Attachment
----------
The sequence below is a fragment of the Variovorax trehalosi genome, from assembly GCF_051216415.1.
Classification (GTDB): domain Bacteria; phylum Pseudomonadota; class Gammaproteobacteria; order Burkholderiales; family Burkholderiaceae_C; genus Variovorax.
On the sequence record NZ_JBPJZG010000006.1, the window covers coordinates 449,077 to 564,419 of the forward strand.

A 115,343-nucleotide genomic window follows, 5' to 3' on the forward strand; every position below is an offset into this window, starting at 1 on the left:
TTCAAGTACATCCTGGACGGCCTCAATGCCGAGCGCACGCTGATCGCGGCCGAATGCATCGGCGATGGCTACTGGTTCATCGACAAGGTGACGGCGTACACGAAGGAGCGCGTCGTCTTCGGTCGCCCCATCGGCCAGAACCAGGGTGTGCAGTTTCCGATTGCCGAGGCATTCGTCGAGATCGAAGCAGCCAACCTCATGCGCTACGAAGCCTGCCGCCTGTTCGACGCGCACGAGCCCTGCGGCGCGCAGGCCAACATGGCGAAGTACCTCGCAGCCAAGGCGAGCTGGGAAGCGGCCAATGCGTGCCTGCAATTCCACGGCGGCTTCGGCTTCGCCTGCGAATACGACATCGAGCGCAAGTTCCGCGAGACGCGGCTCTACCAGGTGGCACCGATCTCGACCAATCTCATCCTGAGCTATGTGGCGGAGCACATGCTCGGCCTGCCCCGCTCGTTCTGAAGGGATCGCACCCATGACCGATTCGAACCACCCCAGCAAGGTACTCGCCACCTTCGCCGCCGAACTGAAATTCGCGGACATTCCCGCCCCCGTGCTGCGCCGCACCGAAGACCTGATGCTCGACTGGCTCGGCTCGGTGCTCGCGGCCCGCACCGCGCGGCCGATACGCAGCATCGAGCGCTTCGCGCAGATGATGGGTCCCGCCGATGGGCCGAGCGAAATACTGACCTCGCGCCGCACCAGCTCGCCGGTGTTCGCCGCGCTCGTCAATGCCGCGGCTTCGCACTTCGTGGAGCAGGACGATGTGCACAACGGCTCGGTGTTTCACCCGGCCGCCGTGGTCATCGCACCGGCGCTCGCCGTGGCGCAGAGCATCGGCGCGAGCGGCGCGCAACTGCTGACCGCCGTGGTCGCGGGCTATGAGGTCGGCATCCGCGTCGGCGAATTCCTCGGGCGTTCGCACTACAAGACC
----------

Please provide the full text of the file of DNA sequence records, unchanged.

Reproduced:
The sequence below is a fragment of the Variovorax trehalosi genome, from assembly GCF_051216415.1.
Classification (GTDB): domain Bacteria; phylum Pseudomonadota; class Gammaproteobacteria; order Burkholderiales; family Burkholderiaceae_C; genus Variovorax.
On the sequence record NZ_JBPJZG010000006.1, the window covers coordinates 449,077 to 564,419 of the forward strand.

A 115,343-nucleotide genomic window follows, 5' to 3' on the forward strand; every position below is an offset into this window, starting at 1 on the left:
TTCAAGTACATCCTGGACGGCCTCAATGCCGAGCGCACGCTGATCGCGGCCGAATGCATCGGCGATGGCTACTGGTTCATCGACAAGGTGACGGCGTACACGAAGGAGCGCGTCGTCTTCGGTCGCCCCATCGGCCAGAACCAGGGTGTGCAGTTTCCGATTGCCGAGGCATTCGTCGAGATCGAAGCAGCCAACCTCATGCGCTACGAAGCCTGCCGCCTGTTCGACGCGCACGAGCCCTGCGGCGCGCAGGCCAACATGGCGAAGTACCTCGCAGCCAAGGCGAGCTGGGAAGCGGCCAATGCGTGCCTGCAATTCCACGGCGGCTTCGGCTTCGCCTGCGAATACGACATCGAGCGCAAGTTCCGCGAGACGCGGCTCTACCAGGTGGCACCGATCTCGACCAATCTCATCCTGAGCTATGTGGCGGAGCACATGCTCGGCCTGCCCCGCTCGTTCTGAAGGGATCGCACCCATGACCGATTCGAACCACCCCAGCAAGGTACTCGCCACCTTCGCCGCCGAACTGAAATTCGCGGACATTCCCGCCCCCGTGCTGCGCCGCACCGAAGACCTGATGCTCGACTGGCTCGGCTCGGTGCTCGCGGCCCGCACCGCGCGGCCGATACGCAGCATCGAGCGCTTCGCGCAGATGATGGGTCCCGCCGATGGGCCGAGCGAAATACTGACCTCGCGCCGCACCAGCTCGCCGGTGTTCGCCGCGCTCGTCAATGCCGCGGCTTCGCACTTCGTGGAGCAGGACGATGTGCACAACGGCTCGGTGTTTCACCCGGCCGCCGTGGTCATCGCACCGGCGCTCGCCGTGGCGCAGAGCATCGGCGCGAGCGGCGCGCAACTGCTGACCGCCGTGGTCGCGGGCTATGAGGTCGGCATCCGCGTCGGCGAATTCCTCGGGCGTTCGCACTACAAGACC